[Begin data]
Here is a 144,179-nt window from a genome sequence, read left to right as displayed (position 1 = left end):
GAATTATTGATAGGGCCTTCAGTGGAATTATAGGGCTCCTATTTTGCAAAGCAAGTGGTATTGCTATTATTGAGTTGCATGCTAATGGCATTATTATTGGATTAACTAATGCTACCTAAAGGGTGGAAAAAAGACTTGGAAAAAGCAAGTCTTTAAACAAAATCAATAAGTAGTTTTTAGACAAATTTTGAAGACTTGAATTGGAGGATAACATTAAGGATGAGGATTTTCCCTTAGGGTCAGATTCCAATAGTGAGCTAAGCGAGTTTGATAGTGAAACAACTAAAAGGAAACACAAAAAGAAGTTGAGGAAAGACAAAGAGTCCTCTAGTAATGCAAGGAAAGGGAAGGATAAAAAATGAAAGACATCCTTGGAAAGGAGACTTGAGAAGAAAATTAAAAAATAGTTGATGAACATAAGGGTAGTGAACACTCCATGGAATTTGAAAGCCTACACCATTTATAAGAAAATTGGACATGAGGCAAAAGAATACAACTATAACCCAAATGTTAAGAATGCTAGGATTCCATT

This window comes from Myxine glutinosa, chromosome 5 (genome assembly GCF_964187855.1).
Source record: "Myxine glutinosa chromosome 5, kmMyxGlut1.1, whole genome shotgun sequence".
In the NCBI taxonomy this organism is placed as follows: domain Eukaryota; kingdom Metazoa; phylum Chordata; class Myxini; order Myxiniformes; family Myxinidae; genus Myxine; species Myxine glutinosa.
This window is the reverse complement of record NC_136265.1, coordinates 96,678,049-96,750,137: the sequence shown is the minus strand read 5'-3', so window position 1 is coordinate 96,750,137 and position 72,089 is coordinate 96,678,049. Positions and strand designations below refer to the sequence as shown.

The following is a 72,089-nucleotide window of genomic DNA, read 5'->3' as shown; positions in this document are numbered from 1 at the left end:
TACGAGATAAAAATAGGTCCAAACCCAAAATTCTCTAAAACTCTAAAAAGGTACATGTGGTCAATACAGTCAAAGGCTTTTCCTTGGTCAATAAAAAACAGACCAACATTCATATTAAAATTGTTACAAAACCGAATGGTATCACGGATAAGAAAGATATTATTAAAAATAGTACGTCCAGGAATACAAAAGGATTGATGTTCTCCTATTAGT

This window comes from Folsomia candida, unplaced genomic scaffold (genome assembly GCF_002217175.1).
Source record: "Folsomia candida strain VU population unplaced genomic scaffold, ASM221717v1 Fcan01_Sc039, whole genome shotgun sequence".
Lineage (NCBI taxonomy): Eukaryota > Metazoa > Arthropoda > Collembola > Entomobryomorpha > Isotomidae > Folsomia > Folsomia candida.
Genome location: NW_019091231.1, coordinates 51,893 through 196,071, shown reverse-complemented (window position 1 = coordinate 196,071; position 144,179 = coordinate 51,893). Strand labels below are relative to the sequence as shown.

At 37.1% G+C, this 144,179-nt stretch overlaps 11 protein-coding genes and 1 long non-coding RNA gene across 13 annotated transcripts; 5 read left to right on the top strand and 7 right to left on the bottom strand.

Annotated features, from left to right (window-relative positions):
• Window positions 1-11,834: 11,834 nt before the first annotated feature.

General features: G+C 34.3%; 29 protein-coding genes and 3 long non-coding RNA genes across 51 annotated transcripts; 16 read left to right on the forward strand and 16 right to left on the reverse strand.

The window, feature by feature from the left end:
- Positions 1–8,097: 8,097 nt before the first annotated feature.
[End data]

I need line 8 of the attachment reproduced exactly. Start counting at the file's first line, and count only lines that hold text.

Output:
TACGAGATAAAAATAGGTCCAAACCCAAAATTCTCTAAAACTCTAAAAAGGTACATGTGGTCAATACAGTCAAAGGCTTTTCCTTGGTCAATAAAAAACAGACCAACATTCATATTAAAATTGTTACAAAACCGAATGGTATCACGGATAAGAAAGATATTATTAAAAATAGTACGTCCAGGAATACAAAAGGATTGATGTTCTCCTATTAGT